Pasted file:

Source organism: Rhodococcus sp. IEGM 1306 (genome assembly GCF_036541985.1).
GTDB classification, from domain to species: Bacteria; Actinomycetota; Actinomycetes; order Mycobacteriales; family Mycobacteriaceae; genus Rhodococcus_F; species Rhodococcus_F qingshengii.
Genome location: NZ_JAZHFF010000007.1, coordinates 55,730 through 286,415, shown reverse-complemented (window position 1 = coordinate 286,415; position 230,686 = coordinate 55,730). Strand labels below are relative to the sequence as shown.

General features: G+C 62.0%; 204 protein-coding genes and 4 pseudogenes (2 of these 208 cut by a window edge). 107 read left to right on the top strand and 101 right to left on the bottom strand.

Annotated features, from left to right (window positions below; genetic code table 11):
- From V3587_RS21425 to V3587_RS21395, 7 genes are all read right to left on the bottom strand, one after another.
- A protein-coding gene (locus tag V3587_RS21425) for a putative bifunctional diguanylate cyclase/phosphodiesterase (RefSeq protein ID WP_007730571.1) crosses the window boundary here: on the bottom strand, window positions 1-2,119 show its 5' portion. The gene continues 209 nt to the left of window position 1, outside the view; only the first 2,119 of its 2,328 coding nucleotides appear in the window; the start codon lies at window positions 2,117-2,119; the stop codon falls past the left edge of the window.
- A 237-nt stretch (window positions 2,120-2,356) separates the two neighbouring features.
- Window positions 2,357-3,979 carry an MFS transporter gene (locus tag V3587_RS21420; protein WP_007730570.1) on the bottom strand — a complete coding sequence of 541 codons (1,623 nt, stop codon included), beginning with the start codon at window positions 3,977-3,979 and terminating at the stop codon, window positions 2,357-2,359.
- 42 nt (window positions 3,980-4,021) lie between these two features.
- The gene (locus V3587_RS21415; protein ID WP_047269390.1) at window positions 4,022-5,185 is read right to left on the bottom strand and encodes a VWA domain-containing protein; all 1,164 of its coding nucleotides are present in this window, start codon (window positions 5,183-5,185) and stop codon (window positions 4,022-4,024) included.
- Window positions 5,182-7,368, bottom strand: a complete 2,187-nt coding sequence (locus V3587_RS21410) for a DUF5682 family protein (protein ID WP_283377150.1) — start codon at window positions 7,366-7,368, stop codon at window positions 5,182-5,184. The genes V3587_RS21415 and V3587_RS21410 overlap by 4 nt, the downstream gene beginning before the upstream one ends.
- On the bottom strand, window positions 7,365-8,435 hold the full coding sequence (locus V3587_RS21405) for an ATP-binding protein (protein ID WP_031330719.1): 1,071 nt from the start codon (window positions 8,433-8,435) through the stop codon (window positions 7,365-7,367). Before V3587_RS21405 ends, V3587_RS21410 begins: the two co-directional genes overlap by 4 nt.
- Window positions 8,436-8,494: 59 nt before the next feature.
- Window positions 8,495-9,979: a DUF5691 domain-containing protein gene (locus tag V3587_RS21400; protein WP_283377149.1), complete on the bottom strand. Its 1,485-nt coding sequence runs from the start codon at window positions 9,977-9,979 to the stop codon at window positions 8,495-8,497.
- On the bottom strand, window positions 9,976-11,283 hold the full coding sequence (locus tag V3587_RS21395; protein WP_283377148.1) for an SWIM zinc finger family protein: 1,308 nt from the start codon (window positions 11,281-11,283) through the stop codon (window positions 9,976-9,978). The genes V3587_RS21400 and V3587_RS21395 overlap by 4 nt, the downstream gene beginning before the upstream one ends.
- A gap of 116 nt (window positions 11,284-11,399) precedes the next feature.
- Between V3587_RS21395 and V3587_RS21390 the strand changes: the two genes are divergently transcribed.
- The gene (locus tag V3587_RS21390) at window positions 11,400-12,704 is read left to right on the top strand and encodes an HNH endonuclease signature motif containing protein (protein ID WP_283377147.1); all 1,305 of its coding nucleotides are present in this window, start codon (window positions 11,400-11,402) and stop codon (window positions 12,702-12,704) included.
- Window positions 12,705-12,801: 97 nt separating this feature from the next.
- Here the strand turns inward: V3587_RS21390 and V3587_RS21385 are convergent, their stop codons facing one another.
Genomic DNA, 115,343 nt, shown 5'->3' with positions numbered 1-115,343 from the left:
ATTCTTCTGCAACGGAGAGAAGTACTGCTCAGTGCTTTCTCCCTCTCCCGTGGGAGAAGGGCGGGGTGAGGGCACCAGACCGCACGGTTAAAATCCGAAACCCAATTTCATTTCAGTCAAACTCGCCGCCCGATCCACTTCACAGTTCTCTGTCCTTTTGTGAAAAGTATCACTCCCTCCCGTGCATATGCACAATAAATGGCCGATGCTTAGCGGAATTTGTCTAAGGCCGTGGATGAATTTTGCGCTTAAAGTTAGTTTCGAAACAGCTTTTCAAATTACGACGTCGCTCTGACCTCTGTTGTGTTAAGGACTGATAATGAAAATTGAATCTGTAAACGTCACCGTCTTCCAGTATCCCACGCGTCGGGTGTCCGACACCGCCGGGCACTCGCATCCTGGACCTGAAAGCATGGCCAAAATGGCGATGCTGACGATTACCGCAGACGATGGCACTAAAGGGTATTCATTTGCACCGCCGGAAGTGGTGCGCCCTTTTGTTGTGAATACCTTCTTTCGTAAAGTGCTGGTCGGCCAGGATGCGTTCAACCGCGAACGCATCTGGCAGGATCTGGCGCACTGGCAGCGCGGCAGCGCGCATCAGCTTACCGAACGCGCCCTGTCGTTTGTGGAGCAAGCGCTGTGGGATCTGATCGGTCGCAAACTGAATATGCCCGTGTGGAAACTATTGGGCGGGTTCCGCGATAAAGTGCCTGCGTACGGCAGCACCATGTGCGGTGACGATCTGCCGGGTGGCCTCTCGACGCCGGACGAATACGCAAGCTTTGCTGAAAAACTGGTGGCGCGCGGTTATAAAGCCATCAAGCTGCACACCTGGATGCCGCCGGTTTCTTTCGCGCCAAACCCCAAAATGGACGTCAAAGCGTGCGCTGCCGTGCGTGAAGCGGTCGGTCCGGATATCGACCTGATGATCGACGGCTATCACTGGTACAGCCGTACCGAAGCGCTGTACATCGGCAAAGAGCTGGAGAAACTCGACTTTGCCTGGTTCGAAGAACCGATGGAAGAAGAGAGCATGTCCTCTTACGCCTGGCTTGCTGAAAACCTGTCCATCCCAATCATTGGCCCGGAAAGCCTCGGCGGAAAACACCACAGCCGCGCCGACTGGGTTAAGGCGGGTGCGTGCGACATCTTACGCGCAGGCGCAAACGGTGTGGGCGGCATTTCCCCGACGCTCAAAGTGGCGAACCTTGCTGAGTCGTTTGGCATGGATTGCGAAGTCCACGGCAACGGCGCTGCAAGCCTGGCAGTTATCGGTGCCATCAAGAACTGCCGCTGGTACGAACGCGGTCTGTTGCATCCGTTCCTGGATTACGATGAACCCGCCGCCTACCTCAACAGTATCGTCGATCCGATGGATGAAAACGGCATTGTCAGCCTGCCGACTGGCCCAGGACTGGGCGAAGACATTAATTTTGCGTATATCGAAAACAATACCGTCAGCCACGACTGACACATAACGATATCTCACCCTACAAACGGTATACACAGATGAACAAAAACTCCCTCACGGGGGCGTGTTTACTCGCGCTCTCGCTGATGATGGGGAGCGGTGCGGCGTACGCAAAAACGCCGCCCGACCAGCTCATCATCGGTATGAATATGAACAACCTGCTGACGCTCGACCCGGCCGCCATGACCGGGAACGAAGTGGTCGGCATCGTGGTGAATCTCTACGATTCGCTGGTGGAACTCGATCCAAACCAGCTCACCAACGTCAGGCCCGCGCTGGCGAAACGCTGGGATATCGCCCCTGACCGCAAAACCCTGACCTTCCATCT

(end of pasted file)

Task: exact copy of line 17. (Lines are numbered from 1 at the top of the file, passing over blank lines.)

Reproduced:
- A gap of 116 nt (window positions 11,284-11,399) precedes the next feature.